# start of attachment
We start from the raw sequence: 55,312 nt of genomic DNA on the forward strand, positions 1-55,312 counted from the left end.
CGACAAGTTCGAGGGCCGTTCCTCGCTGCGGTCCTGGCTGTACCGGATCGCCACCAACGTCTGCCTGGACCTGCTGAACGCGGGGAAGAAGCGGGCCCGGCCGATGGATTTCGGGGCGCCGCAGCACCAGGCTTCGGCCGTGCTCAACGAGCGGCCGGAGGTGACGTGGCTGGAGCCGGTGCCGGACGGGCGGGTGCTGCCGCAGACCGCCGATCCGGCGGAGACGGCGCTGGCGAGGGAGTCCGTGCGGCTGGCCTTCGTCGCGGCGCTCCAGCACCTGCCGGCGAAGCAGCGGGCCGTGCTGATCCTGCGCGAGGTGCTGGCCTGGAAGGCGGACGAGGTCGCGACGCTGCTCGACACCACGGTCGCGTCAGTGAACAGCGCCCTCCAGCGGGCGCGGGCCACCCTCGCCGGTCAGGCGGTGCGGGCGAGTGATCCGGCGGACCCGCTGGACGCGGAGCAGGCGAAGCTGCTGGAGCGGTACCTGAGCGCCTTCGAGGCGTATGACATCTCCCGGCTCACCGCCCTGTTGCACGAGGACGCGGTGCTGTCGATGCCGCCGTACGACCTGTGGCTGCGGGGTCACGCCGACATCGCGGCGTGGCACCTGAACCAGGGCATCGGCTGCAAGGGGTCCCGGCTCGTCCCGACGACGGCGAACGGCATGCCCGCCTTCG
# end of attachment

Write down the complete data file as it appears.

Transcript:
We start from the raw sequence: 55,312 nt of genomic DNA on the forward strand, positions 1-55,312 counted from the left end.
CGACAAGTTCGAGGGCCGTTCCTCGCTGCGGTCCTGGCTGTACCGGATCGCCACCAACGTCTGCCTGGACCTGCTGAACGCGGGGAAGAAGCGGGCCCGGCCGATGGATTTCGGGGCGCCGCAGCACCAGGCTTCGGCCGTGCTCAACGAGCGGCCGGAGGTGACGTGGCTGGAGCCGGTGCCGGACGGGCGGGTGCTGCCGCAGACCGCCGATCCGGCGGAGACGGCGCTGGCGAGGGAGTCCGTGCGGCTGGCCTTCGTCGCGGCGCTCCAGCACCTGCCGGCGAAGCAGCGGGCCGTGCTGATCCTGCGCGAGGTGCTGGCCTGGAAGGCGGACGAGGTCGCGACGCTGCTCGACACCACGGTCGCGTCAGTGAACAGCGCCCTCCAGCGGGCGCGGGCCACCCTCGCCGGTCAGGCGGTGCGGGCGAGTGATCCGGCGGACCCGCTGGACGCGGAGCAGGCGAAGCTGCTGGAGCGGTACCTGAGCGCCTTCGAGGCGTATGACATCTCCCGGCTCACCGCCCTGTTGCACGAGGACGCGGTGCTGTCGATGCCGCCGTACGACCTGTGGCTGCGGGGTCACGCCGACATCGCGGCGTGGCACCTGAACCAGGGCATCGGCTGCAAGGGGTCCCGGCTCGTCCCGACGACGGCGAACGGCATGCCCGCCTTCG